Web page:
Hazhir Teimourian

Mummies In The Closet

The Court of the Caliphs: The Rise and Fall of Islam's Greatest Dynasty


Weidenfeld & Nicolson 326pp £20 order from our bookshop

Whenever I think of the Abbasid caliphs of Baghdad, one story about them elbows aside all others in my mind. In the early 840s, Caliph Mutawakkil badly wanted to see a wondrous cedar in the hills of Nishapur that was said to have been planted 1,400 years earlier by Zarathustra to commemorate the conversion of the local king to his creed. But Nishapur was months away by caravan in north-east Iran, and the caliph had no time to go there. So he decreed that the tree be brought to him. Writing about it some 200 years later, the Iranian courtier and historian Beyhaqqi the Elder was clearly appalled by the barbarity of this decision, even though he was a committed Muslim himself. He wrote:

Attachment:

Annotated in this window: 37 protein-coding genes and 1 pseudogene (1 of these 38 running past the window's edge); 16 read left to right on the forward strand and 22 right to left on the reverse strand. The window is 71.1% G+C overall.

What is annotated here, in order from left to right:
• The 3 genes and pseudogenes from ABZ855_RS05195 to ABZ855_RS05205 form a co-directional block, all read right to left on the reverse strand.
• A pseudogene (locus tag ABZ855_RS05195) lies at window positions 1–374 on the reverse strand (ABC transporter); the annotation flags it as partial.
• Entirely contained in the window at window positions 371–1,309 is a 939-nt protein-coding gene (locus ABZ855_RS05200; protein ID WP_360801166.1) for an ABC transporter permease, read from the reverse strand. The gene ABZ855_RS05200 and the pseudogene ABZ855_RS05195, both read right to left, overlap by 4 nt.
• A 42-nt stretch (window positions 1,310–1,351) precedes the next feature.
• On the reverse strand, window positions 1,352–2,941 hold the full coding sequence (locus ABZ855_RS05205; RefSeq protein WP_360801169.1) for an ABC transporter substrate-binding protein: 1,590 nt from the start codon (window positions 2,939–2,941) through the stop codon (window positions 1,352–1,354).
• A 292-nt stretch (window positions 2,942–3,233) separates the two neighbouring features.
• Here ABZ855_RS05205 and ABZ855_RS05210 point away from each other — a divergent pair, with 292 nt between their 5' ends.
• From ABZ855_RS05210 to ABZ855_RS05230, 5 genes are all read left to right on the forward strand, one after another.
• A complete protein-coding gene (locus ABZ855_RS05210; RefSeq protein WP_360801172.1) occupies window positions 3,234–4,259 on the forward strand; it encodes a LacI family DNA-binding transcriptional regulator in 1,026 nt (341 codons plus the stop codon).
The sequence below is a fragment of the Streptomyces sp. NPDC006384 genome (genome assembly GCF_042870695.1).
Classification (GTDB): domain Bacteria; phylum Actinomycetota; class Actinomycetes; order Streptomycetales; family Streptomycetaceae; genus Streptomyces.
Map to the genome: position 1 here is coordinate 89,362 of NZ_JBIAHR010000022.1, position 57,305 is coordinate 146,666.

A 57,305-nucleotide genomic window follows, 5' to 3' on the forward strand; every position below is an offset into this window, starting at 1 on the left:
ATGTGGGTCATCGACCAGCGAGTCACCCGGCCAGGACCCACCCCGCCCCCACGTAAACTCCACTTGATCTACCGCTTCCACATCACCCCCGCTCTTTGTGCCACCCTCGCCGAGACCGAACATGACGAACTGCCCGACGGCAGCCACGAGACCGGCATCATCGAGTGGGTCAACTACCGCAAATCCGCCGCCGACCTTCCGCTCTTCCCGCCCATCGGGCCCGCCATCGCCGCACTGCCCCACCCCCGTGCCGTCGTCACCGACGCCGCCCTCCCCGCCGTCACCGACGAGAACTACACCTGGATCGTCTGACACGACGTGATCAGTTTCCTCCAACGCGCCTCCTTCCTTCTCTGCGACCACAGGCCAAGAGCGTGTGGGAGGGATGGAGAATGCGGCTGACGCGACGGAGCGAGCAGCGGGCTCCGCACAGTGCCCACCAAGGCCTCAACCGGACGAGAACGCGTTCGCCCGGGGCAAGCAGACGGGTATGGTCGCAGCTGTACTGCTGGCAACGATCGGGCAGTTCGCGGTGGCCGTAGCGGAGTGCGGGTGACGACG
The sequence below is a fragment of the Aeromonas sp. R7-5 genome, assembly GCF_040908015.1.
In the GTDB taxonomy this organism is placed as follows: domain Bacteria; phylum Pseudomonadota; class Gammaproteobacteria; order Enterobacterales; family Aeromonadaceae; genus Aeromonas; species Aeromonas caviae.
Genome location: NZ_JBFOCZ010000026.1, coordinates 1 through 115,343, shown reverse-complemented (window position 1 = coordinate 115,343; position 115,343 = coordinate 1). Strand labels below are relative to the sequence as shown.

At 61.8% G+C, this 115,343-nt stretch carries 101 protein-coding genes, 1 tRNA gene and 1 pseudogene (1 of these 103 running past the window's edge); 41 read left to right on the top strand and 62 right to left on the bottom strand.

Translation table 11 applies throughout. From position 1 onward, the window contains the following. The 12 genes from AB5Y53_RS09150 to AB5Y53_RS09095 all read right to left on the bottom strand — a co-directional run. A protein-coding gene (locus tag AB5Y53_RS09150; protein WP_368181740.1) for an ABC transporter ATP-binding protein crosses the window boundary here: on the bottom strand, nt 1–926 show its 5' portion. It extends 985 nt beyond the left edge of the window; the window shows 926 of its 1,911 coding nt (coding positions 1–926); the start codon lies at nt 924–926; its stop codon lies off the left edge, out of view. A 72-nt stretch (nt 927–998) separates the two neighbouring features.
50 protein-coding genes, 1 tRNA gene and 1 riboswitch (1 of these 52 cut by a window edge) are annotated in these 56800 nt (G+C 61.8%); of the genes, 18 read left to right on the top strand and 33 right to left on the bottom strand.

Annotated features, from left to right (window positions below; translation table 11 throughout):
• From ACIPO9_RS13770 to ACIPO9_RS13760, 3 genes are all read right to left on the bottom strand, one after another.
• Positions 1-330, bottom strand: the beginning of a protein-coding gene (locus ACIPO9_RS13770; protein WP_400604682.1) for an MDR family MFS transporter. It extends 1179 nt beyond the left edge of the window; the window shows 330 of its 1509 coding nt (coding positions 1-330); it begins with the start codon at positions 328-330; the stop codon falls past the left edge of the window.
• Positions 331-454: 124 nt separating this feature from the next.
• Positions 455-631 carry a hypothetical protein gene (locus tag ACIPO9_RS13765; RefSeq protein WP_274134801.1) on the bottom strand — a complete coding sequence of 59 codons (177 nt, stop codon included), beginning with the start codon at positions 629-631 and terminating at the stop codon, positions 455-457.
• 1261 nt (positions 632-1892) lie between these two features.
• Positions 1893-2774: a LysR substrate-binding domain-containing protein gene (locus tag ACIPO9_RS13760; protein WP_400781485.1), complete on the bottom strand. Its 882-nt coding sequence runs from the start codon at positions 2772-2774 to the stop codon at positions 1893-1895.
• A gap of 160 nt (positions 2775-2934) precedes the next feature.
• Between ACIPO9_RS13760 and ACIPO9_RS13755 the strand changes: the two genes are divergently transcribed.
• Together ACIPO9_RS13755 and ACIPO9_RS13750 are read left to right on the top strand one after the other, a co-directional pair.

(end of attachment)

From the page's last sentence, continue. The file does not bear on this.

Follow Literary Review on Twitter

  • Last Tweets

    • In this month's Silenced Voices, Lucy Popescu shines a light on Myanmar's persecution of writers and journalists, p… ,
    • Lecture on war and peace in 19th-century Europe by Professor Sir Richard Evans, Thurs 25 Oct, 6.30pm Europe House… ,
    • 'Why, throughout the world, are so many people fascinated by the fiction and reality of espionage? And why of all p… ,
    • . here on books, Muriel Spark and life's tangled dance ,
    • RT : There aren't enough aggressive subtitles these days: ,
    • Churchill's on the cover of the October edition of the magazine. Piers Brendon reviews two new books about the Brit… ,
    • 'Readers have no more power to predict where the next story is going to take them than the prisoners had to determi… ,